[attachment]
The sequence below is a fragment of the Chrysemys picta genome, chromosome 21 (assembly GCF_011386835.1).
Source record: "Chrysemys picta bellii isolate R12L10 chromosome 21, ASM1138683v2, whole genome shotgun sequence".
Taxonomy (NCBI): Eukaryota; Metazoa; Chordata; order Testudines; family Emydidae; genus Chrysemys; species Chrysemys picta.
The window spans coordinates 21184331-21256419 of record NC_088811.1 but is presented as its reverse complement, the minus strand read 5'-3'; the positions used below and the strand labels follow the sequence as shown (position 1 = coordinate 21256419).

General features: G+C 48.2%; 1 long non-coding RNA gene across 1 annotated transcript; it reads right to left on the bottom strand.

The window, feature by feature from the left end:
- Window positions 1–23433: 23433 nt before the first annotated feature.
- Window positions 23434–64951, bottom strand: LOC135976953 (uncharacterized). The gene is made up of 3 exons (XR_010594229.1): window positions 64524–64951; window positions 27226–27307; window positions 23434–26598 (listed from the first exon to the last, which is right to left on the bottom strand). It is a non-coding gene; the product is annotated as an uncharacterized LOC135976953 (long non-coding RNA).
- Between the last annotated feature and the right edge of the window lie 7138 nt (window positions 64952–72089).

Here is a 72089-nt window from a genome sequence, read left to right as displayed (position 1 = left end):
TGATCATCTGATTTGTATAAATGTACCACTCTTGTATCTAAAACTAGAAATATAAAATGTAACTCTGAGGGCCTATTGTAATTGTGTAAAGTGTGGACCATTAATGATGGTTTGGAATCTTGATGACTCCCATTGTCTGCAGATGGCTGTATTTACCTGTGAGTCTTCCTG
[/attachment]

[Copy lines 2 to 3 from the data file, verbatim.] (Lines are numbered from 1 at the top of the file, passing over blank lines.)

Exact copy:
Source record: "Chrysemys picta bellii isolate R12L10 chromosome 21, ASM1138683v2, whole genome shotgun sequence".
Taxonomy (NCBI): Eukaryota; Metazoa; Chordata; order Testudines; family Emydidae; genus Chrysemys; species Chrysemys picta.